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It surprises me, a man of pen and paper, that Twitter requires regular maintenance and without the attention of veteran software engineers could easily crash, leaving millions of twitterers to write notes on paper, and would they be able to write with a pen or would they need to cut words out of a book and paste them on paper to make sentences, the way kidnappers do in the movies? You’d expect the Head Twit, the world’s richest man, to be smarter than to drive his new acquisition into a bridge abutment, but who knows?

The crises of the extremely rich are entertaining to the rest of us, such as the billionaire addicted to inhaling nitrous oxide, which inspired him to think he was crystallizing. And Mr. Amazon who wants to go to the moon. And the ex-president guy who has been there for years. This gives us in the back of the bus some reassurance that vast wealth isn’t all it’s cracked up to be. In so many critical ways, it’s good to be normal.

I know nothing about software. I use a laptop but nine-tenths of its capability is foreign to me; I use it as an educated typewriter. I love that it makes a squiggly blue line under misspelled words, even exotic ones.

I imagined Twitter was run by robotechnicians, no need for a company cafeteria, just a lube station, but apparently not so. There are human beings there and they have feelings, which is what the rich guy is inexperienced at dealing with. He knows about circuitry but he’s bought a circus and now hundreds of acrobats have quit.

You come to appreciate humanity, living in New York as I do. I walk down upper Broadway and it’s very amiable, like the Minnesota State Fair, throngs of people, the smell of pizza and hot pretzels in the air, bursts of music in passing, a general civility, all that’s missing are the farm implements and barns of giant swine. I’m a Midwesterner, wary of strangers, but walking in New York inspires a feeling that people are good at heart. Of course we’re all Democrats in this neighborhood. That’s all we have. You couldn’t find a Republican if your life depended on it. Thank goodness, the need for one has seldom arisen.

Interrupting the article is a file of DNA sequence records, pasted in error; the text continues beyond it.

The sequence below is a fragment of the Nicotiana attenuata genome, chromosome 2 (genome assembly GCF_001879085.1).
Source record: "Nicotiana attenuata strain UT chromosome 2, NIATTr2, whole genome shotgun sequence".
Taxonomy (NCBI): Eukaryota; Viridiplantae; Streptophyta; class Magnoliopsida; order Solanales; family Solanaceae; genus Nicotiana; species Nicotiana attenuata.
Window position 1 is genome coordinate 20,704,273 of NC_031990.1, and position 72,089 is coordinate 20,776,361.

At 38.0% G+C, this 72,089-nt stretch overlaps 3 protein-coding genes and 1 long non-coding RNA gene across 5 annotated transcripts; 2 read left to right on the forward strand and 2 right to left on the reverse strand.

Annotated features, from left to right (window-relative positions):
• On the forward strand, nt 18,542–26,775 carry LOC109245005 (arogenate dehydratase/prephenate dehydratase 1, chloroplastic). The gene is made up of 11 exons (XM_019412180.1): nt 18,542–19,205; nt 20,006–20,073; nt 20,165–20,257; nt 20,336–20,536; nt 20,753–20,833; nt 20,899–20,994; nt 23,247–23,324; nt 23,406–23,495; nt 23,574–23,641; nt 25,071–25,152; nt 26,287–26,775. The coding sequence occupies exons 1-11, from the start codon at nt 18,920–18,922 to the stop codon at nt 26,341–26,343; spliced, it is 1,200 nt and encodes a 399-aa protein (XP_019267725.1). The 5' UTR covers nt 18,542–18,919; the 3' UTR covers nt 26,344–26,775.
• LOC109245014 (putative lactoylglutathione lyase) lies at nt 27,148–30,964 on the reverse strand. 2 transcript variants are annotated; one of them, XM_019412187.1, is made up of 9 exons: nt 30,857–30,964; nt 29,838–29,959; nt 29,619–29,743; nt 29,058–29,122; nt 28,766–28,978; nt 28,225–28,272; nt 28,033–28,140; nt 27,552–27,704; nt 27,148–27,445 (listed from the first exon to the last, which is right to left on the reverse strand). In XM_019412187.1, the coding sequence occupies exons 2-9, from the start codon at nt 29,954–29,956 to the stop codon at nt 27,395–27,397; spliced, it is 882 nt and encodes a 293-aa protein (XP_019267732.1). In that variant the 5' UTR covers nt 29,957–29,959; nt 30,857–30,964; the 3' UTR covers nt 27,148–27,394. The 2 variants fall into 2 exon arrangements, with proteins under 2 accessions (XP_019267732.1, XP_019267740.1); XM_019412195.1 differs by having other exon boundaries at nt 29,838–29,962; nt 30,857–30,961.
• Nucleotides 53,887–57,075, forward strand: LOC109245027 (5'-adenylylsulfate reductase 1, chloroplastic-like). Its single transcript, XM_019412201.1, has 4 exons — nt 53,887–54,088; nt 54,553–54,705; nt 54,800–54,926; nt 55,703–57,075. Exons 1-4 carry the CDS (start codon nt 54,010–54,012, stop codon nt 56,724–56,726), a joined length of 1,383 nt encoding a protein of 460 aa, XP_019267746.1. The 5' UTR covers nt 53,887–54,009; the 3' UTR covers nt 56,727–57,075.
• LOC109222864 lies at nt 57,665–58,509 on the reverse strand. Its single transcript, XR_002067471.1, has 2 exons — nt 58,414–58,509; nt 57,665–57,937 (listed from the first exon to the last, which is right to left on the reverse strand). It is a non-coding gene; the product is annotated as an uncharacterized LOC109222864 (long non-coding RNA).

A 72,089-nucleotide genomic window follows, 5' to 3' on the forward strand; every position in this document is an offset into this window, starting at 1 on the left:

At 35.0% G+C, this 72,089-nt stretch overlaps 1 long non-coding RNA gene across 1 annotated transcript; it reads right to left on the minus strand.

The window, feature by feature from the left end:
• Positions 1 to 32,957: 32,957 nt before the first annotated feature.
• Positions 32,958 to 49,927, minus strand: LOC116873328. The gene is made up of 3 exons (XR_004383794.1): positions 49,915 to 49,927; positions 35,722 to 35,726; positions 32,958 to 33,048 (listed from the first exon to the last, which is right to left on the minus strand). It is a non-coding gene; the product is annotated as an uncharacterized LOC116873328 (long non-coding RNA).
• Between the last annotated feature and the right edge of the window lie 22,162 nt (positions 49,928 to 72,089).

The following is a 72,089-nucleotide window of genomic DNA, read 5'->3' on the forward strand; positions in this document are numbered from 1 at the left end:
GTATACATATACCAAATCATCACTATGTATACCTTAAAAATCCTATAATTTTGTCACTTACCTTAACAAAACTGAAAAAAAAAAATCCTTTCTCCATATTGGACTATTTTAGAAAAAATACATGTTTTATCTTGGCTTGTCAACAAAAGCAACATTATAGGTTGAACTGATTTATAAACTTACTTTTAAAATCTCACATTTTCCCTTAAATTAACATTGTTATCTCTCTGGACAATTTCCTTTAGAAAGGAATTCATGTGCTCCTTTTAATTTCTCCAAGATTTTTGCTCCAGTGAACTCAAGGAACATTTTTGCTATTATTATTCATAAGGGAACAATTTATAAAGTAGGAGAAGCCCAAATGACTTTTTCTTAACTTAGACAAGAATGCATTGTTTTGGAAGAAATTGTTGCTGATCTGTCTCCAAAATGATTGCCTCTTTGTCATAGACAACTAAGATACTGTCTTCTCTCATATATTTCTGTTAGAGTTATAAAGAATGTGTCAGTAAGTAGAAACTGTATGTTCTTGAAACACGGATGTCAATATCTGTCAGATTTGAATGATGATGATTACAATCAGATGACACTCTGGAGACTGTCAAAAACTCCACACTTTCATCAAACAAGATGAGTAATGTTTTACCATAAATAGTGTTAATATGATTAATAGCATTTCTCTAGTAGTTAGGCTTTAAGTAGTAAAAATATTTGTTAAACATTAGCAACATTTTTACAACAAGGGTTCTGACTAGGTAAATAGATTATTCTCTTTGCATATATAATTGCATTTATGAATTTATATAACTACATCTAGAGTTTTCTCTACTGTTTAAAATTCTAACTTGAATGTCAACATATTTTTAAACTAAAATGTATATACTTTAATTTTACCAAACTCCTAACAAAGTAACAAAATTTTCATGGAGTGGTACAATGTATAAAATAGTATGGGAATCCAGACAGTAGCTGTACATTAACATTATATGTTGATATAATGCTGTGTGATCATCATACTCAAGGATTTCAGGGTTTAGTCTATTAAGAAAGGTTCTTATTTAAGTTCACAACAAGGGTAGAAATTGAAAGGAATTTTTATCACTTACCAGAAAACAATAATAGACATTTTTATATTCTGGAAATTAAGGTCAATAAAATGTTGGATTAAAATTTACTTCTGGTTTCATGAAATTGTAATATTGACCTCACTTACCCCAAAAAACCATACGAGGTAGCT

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Last week I flew to Detroit and spent a couple days in a suburban landscape of strip malls, a church next to a used-car lot next to a Walmart and hotel overlooking a cemetery, vast acreage of asphalt parking, a landscape that if I hiked a few miles along the main road, I’d feel isolated, threatened, and after dark, it’d be terrifying.

I descend into the New York subway, an institution that is often grieved over but still packed with people taking great care not to bump each other or maintain eye contact for more than a few seconds. I’d rather be on the subway than drive my car through suburbia trying to find a shopping center; I’d slow down to try to get my bearings and the car behind me would honk with real fury. I’ve never encountered fury in the subway. It’d be too scary so people avoid it.

We’ve all experienced a strong centrifugal urge to find loneliness in the woods, a cabin, a beach house, a tent on an island, and I’ve been there and done that and found that silence makes me uneasy and that the presence of birds and small mammals does not constitute company. Hermitude was not appealing and in the fall I heard gunfire and imagined a headline: Writer Slain in Cabin, Sheriff Asks Public for Clues.

So now I am pleased to be in a subway car jammed with people. There’s no other city where you can see so much of America at once as here. The sheer variety is fascinating. The woman with the three small children opposite me: the sight of them speaks to my heart. The tall young woman in the black leggings whose stone-faced expression says she’s tired of people admiring her classic beauty, which, face it, is stunning, but I respect her need to be ignored, I look away, but the image of her is memorable.

New Yorkers feign indifference, but if you should fall down, people will come to your assistance. If Mr. Musk tripped on a curb, people would stop and bend over and ask, “Are you okay?” They wouldn’t say, “I closed my Twitter account you idiot and you know something? I don’t miss it!” He’s human and if he’s injured himself, we’d help him up and call 911, same as we would for you.

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